Much of the basic ecology of Ebolavirus remains unresolved despite accumulating disease outbreaks, viral strains and evidence of animal hosts. Because human Ebolavirus epidemics have been linked to contact with wild mammals other than bats, traits shared by species that have been infected by Ebolavirus and their phylogenetic distribution could suggest ecological mechanisms contributing to human Ebolavirus spillovers. We compiled data on Ebolavirus exposure in mammals and corresponding data on life-history traits, movement, and diet, and used boosted regression trees (BRT) to identify predictors of exposure and infection for 119 species (hereafter hosts). Mapping the phylogenetic distribution of presumptive Ebolavirus hosts reveals that they are scattered across several distinct mammal clades, but concentrated among Old World fruit bats, primates and artiodactyls. While sampling effort was the most important predictor, explaining nearly as much of the variation among hosts as traits, BRT models distinguished hosts from all other species with greater than 97% accuracy, and revealed probable Ebolavirus hosts as large-bodied, frugivorous, and with slow life histories. Provisionally, results suggest that some insectivorous bat genera, Old World monkeys and forest antelopes should receive priority in Ebolavirus survey efforts.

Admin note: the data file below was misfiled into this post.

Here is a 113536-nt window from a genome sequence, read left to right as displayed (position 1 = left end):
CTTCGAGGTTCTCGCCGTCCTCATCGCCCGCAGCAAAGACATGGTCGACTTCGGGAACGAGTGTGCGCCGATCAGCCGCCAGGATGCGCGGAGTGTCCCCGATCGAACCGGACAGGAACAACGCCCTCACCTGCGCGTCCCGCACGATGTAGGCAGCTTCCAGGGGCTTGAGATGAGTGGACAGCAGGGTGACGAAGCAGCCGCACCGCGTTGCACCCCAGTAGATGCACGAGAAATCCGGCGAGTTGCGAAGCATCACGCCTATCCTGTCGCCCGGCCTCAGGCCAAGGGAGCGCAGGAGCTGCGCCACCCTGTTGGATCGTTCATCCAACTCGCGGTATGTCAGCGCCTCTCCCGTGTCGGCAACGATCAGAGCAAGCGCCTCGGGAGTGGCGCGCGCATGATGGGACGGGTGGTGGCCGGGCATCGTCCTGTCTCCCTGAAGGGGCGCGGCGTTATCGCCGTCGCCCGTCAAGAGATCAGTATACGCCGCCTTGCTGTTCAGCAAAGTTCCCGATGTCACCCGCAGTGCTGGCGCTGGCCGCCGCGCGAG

© 2019 The Authors. Published by the Royal Society under the terms of the Creative Commons Attribution License http://creativecommons.org/licenses/by/4.0/, which permits unrestricted use, provided the original author and source are credited.
Boosted regression trees, Comparative analysis, Ebola, Frugivory, Host
Schmidt, John Paul, Sean Maher, John M. Drake, Tao Huang, Maxwell J. Farrell, and Barbara A. Han. "Ecological indicators of mammal exposure to Ebolavirus." Philosophical Transactions of the Royal Society B 374, no. 1782 (2019): 20180337.
Philosophical Transactions of the Royal Society B: Biological Sciences
This article is part of the theme issue ‘Dynamic and integrative approaches to understanding pathogen spillover’.